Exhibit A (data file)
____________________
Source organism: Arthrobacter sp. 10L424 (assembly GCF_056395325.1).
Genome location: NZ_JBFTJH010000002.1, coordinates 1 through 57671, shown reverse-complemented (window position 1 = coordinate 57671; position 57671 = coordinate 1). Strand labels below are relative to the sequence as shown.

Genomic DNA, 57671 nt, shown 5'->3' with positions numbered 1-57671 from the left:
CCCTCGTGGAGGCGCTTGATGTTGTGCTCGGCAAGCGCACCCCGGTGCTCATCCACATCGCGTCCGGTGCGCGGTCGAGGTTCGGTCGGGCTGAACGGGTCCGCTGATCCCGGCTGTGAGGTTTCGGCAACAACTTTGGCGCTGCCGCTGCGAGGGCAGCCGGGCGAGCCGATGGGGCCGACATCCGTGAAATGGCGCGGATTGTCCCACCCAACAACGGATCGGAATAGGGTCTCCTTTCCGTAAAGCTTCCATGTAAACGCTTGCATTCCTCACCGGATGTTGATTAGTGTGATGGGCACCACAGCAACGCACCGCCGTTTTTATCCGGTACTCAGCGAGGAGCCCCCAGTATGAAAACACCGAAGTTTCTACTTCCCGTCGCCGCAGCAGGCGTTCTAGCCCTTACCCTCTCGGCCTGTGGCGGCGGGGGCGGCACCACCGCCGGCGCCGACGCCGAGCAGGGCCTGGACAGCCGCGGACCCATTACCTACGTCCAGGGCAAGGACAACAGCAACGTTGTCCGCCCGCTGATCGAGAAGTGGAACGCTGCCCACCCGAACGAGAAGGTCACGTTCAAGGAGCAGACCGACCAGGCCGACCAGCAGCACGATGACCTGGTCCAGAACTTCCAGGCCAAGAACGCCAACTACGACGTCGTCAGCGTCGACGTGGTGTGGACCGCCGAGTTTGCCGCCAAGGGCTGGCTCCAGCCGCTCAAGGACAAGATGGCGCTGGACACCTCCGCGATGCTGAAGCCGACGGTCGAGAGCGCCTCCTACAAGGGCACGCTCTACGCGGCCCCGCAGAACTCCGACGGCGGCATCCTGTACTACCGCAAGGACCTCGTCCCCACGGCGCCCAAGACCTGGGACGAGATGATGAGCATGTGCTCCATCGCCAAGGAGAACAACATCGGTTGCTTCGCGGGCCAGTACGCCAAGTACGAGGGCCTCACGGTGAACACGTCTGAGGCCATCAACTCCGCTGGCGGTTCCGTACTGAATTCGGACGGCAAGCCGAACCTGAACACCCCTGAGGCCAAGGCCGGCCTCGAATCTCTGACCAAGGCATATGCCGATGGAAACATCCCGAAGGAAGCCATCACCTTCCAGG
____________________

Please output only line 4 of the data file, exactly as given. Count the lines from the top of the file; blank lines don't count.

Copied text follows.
CCCTCGTGGAGGCGCTTGATGTTGTGCTCGGCAAGCGCACCCCGGTGCTCATCCACATCGCGTCCGGTGCGCGGTCGAGGTTCGGTCGGGCTGAACGGGTCCGCTGATCCCGGCTGTGAGGTTTCGGCAACAACTTTGGCGCTGCCGCTGCGAGGGCAGCCGGGCGAGCCGATGGGGCCGACATCCGTGAAATGGCGCGGATTGTCCCACCCAACAACGGATCGGAATAGGGTCTCCTTTCCGTAAAGCTTCCATGTAAACGCTTGCATTCCTCACCGGATGTTGATTAGTGTGATGGGCACCACAGCAACGCACCGCCGTTTTTATCCGGTACTCAGCGAGGAGCCCCCAGTATGAAAACACCGAAGTTTCTACTTCCCGTCGCCGCAGCAGGCGTTCTAGCCCTTACCCTCTCGGCCTGTGGCGGCGGGGGCGGCACCACCGCCGGCGCCGACGCCGAGCAGGGCCTGGACAGCCGCGGACCCATTACCTACGTCCAGGGCAAGGACAACAGCAACGTTGTCCGCCCGCTGATCGAGAAGTGGAACGCTGCCCACCCGAACGAGAAGGTCACGTTCAAGGAGCAGACCGACCAGGCCGACCAGCAGCACGATGACCTGGTCCAGAACTTCCAGGCCAAGAACGCCAACTACGACGTCGTCAGCGTCGACGTGGTGTGGACCGCCGAGTTTGCCGCCAAGGGCTGGCTCCAGCCGCTCAAGGACAAGATGGCGCTGGACACCTCCGCGATGCTGAAGCCGACGGTCGAGAGCGCCTCCTACAAGGGCACGCTCTACGCGGCCCCGCAGAACTCCGACGGCGGCATCCTGTACTACCGCAAGGACCTCGTCCCCACGGCGCCCAAGACCTGGGACGAGATGATGAGCATGTGCTCCATCGCCAAGGAGAACAACATCGGTTGCTTCGCGGGCCAGTACGCCAAGTACGAGGGCCTCACGGTGAACACGTCTGAGGCCATCAACTCCGCTGGCGGTTCCGTACTGAATTCGGACGGCAAGCCGAACCTGAACACCCCTGAGGCCAAGGCCGGCCTCGAATCTCTGACCAAGGCATATGCCGATGGAAACATCCCGAAGGAAGCCATCACCTTCCAGG